Austen received little fame in her own lifetime. But shortly after her death at 41 in 1817, her books gained popularity in English literary circles. As early as the 1870s, critics praised the sharp language and feminist undertones behind her romances. During World War I, soldiers read Austen in the trenches. Rudyard Kipling's 1926 short story “The Janeites” describes British battlefield troops in a secret Austen fan club. Most trace the modern Austen frenzy to the 1997 BBC production of Pride and Prejudice, which famously featured Darcy emerging from his private lake in a clinging wet shirt. (The shirt was recently exhibited at the Folger Shakespeare Library.) Austen blogs, forums and fan fiction abound across the Internet, with some sites drawing 10 million hits a month. And this month marked the release of the fourth film adaption of the novel Emma.

With her elegantly crafted plots and characters, Austen has always been read as both a serious literary voice and a romance novelist, Wallace noted. “There is a sense in which she provides a kind of fantasy fulfillment—even for her earliest readers,” she said. “People read Pride and Prejudice as a great love story in the same way that people read Romeo and Juliet as a great love story. But Darcy and Elizabeth live, so it’s a much more satisfying ending.”

Austen's novels were also among the first literary works to challenge gender and social convention. “I think Jane Austen has become a feminist icon for lots of young women,” said Donovan, who was introduced to Austen in the 7th grade when her mother gave her a copy of Pride and Prejudice. “Her novels portray heroines that stray from generalized female stereotypes … and it is just as difficult for young women today to stray from societal expectations and conventions.”

Wallace challenges her students to see Austen within the context of her own times. The Dean’s Seminar format, which offers small-classroom settings to encourage discussions among first-year students, has provided an ideal setting for intense conversations about Austen’s perspectives on culture, economics and social hierarchies, Wallace said.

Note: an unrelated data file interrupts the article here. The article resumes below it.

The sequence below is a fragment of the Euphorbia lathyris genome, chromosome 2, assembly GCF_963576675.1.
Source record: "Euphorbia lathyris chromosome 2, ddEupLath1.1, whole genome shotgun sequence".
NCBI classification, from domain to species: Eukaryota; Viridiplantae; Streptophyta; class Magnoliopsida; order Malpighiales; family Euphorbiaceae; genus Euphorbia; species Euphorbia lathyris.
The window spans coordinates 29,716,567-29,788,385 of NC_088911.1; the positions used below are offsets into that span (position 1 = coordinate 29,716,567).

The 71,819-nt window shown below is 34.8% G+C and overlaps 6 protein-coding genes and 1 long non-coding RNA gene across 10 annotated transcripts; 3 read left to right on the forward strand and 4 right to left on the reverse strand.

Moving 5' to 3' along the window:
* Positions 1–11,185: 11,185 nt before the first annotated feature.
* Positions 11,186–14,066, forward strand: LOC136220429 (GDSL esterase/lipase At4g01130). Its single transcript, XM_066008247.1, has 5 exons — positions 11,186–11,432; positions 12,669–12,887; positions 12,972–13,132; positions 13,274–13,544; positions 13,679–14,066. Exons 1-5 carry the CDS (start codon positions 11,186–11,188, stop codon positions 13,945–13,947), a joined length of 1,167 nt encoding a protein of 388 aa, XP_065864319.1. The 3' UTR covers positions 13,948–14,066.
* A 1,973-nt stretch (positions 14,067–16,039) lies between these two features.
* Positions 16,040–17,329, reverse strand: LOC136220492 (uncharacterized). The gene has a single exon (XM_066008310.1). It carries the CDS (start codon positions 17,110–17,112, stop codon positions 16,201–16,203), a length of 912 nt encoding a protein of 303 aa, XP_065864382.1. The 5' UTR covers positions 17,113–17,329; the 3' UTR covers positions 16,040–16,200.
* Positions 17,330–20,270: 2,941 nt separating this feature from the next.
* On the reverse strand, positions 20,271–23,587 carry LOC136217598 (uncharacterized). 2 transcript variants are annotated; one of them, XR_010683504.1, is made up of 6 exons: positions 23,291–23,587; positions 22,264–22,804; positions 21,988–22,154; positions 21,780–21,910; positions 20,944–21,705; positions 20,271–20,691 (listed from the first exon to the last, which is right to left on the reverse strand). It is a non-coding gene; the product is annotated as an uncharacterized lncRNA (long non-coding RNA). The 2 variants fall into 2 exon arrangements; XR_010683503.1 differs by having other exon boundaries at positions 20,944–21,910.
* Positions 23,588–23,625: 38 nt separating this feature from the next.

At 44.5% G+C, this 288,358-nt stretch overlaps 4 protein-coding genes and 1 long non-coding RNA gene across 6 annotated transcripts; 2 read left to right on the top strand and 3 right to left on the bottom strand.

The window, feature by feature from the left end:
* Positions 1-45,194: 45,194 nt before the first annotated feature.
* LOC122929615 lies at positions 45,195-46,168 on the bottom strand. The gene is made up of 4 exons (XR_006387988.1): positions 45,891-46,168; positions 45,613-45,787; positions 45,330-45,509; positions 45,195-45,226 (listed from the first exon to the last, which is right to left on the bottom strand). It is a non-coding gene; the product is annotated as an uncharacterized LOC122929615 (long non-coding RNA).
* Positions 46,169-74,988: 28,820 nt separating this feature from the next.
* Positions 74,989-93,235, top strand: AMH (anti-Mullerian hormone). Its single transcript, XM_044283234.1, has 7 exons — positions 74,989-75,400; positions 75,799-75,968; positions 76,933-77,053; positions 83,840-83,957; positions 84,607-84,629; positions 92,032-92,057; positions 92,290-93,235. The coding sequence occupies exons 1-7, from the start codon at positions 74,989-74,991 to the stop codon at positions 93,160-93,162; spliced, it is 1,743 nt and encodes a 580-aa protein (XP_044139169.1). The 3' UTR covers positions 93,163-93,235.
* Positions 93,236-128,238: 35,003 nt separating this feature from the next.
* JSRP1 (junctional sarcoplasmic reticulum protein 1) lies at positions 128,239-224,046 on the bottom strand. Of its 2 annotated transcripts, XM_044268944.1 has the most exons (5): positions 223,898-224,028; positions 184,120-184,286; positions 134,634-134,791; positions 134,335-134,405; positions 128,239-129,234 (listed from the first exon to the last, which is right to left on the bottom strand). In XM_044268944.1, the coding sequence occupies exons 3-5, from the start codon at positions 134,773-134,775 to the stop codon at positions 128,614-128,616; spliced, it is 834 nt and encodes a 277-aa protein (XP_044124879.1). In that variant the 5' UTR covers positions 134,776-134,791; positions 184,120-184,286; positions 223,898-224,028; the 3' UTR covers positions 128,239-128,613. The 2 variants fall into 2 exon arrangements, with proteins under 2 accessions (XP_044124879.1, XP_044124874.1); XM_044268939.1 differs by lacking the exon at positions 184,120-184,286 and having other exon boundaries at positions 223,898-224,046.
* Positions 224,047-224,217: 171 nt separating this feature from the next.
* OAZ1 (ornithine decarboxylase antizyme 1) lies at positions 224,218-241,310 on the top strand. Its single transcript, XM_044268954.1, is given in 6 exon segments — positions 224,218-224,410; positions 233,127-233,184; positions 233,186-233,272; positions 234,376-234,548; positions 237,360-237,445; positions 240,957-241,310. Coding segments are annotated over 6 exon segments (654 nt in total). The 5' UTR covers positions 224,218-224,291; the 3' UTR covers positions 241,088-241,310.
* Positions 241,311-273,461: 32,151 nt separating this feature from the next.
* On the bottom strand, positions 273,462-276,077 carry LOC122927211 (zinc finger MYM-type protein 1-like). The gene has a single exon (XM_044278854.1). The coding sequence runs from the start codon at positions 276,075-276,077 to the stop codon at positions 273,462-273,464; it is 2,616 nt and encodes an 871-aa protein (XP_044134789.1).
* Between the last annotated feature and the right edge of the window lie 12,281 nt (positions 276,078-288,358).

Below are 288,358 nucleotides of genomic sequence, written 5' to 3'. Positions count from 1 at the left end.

First-year students in Wallace’s class include: front, from left, Tanvi Korgaonkar and Julia Kerrigan. Back, from left, Katie Ambrozy and Zazni Vlijter
First-year students in Wallace’s class include: (front, from left) Tanvi Korgaonkar, Julia Kerrigan, (back, from left) Katie Ambrozy and Zazni Vlijter.

“Austen’s stories endure because of the romance and humanity in the relationships she writes about,” said economics major Katie Ambrozy. “But her couples are also equal pairings, which is somewhat radical for her time when women had to marry for money rather than love.”

Class discussions can take off in a range of directions. In one session, Wallace deconstructed the “gentle Jane” myth of Austen as timid chick-lit by highlighting the “very snarky” language of her novels and letters, Donovan said. And the class has also veered into contemporary issues from wealth inequality to the MeToo movement. “It’s nice to be in a room full of women discussing these heroines—it’s something that is rarely offered in an academic setting,” said Tanvi Korgaonkar, a political science and psychology major.

From Janeites to zombie fiction, Wallace employs Austen fandom as a reflection of the author’s literary influence and her continued relevance. It also complies with Wallace’s first law of reading Austen: “Have fun,” she said. And while Wallace isn’t a fan of many of the sequels and modern mash-ups, there is one that she admires. “I really do like the Sea Monsters,” she said. “It does a good job of capturing her tone: edgy and subtle at the same time. I think Austen would have enjoyed it.”